There is an international financial storm that is rapidly gaining strength. Where and when it makes landfall, it will topple an already unstable and overextended banking system. The amount of international debt has now surpassed $200 trillion USD (United States Dollar) and is rising fast.
Instead of permitting the last global contagion in 2008 and 2009, to provide some market correction to a bloated and unsteady framework, policy makers decided on an alternative. They would flood the world with liquidity and it has not stopped since.
Governments have become addicted to fiscal deficits and sovereign debt on a massive scale. Furthermore monetary policy is now being engaged not only to limit deflation and unemployment, but to actually stimulate growth. There is no longer any attempt to be fiscally prudent, as governments around the world continue to issue debt as bonds in enormous amounts.
Since there is now more debt than investors, central banks in country after country are engaged in buying these bonds. This monetizing of the debt, is extremely dangerous to the financial well being of global markets.
In the attempt to stimulate growth, these same central banks have reduced interest rates to historical and unsustainable levels. In numerous countries it is at or below zero. This cheapening of money disincentives any savings on the part of individuals. It also encourages increasingly reckless behavior on the part of businesses both large and small, to take on much more debt than its fiscally prudent.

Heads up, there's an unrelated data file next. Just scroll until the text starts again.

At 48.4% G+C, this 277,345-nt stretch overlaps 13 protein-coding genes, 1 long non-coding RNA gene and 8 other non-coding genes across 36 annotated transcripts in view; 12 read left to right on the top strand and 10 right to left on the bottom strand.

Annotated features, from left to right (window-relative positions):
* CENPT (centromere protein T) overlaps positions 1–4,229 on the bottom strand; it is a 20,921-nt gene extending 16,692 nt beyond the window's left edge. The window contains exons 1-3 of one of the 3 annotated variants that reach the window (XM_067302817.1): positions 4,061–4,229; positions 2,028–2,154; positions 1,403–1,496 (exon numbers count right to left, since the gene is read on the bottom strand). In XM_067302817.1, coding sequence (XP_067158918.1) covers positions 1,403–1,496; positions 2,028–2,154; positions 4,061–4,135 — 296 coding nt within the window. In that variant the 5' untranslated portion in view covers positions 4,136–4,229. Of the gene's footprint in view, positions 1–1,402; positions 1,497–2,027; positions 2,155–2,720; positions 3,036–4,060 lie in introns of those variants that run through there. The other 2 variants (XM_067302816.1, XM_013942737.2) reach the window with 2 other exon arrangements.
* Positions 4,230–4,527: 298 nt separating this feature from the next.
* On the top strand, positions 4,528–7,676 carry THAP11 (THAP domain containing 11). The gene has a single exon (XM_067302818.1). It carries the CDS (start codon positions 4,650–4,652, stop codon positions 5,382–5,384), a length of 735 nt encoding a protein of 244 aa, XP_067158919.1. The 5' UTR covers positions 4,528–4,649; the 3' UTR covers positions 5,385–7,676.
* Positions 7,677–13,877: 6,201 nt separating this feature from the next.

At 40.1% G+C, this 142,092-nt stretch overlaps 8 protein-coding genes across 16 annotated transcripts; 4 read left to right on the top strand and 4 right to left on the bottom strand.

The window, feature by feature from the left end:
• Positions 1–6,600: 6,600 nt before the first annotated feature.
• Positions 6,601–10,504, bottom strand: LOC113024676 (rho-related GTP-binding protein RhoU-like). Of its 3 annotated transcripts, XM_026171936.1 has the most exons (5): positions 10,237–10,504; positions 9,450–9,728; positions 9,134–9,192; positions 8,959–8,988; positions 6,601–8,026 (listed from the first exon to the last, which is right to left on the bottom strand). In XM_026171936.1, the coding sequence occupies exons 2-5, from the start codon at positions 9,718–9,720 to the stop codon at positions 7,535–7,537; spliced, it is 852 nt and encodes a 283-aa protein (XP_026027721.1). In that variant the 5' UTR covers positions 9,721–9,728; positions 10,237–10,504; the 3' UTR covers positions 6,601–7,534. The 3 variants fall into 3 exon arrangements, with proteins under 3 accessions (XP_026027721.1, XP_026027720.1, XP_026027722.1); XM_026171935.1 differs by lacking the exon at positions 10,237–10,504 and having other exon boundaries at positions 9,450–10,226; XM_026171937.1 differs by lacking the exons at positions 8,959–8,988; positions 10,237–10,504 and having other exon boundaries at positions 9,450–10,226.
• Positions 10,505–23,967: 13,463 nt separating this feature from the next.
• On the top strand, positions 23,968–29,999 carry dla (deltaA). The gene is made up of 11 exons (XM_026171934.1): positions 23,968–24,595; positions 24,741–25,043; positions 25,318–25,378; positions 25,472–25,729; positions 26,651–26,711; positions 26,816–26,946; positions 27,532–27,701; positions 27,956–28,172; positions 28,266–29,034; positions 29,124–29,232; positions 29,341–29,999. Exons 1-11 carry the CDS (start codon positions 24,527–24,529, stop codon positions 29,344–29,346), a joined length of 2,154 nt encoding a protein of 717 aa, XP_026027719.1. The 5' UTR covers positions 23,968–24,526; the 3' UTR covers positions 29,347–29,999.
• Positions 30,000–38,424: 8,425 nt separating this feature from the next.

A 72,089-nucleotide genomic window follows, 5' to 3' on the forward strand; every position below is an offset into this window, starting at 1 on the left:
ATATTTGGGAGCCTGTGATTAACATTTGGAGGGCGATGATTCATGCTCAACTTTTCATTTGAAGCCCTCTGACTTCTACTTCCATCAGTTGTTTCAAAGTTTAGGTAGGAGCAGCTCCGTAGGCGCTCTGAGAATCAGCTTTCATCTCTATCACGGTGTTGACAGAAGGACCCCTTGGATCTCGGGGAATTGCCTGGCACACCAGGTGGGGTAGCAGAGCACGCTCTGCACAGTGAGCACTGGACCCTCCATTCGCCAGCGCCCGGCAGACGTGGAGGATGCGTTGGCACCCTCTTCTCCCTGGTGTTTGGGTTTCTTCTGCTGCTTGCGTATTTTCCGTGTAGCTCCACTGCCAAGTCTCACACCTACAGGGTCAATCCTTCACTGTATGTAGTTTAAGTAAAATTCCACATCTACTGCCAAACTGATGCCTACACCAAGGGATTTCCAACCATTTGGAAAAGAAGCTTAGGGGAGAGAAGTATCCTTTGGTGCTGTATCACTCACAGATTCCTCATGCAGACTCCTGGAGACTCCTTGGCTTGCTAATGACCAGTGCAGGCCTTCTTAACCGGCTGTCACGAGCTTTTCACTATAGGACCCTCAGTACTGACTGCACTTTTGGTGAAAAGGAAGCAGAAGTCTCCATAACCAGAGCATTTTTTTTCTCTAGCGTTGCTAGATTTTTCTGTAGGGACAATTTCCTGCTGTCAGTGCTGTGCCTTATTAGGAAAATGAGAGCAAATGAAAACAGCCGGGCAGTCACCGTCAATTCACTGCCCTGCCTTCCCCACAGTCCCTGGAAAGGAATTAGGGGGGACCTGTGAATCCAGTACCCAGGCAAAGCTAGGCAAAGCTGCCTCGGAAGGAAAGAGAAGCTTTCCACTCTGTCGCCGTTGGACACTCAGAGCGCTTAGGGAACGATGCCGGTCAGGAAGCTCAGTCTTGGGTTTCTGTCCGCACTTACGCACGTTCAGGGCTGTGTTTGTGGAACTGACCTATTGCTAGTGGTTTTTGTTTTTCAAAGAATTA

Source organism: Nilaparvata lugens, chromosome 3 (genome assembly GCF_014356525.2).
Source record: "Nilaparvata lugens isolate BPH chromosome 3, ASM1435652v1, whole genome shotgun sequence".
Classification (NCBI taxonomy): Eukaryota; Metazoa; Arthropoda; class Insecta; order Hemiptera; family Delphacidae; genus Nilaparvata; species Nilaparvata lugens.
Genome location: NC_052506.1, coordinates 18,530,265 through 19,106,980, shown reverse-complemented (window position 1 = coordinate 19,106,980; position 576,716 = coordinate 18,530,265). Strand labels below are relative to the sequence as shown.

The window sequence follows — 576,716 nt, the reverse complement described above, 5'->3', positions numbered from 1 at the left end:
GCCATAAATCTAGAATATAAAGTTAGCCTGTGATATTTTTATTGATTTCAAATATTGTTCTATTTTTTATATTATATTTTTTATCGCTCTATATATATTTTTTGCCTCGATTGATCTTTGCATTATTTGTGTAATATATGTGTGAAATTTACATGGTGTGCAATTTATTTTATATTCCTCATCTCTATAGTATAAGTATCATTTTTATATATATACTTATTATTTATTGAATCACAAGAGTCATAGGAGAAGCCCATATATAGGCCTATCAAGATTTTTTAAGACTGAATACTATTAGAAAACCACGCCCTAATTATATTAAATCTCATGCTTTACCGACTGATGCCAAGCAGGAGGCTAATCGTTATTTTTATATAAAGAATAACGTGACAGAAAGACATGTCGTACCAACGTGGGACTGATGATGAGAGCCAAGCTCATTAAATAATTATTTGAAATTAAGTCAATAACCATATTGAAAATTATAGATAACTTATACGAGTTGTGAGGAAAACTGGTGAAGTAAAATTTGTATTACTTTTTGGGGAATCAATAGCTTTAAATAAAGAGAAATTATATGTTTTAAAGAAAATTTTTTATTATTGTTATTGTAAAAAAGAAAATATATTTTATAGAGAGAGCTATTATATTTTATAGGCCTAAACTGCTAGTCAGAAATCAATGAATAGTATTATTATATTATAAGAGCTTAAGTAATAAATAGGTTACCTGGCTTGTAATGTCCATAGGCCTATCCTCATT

The consumer market as well, is taking on ever higher amounts of debt. In the United States alone, household and credit card debt increased by $306 billion USD in 2014. Total personal debt in the country has now reached $16,780 trillion USD. It shows no sign of ebbing.
The same is true in most of Europe. Interest rates continue to be lowered which encourages consumers to take on ever heavier loads of debt. It will be unsustainable if interest rates reverse and begin to rise. The 19 nations there that have adopted the common monetary system are now part of the spreading currency war. The ECB (European Central Bank) has begun quantitative easing (QE) with a plan to purchase 1.4 trillion Euros ($1.27 trillion USD) of government debt at a rate of 60 billion Euros a month, until at least September 2016.
Even in economically conservative Germany, long term interest rates have been reduced to just 0.39%. These levels make government debt uninviting to investors, who are looking for a higher rate of return. It also encourages money to be poured into assets and stocks. This in itself, creates another bubble in the economy.
There is no money to be made in safer government bonds. Higher rates of sovereign debt are available, for example Greece. At 9.48% one would assume there would be plenty of investment interest, but the rate in this case merely indicates how close the country is to default.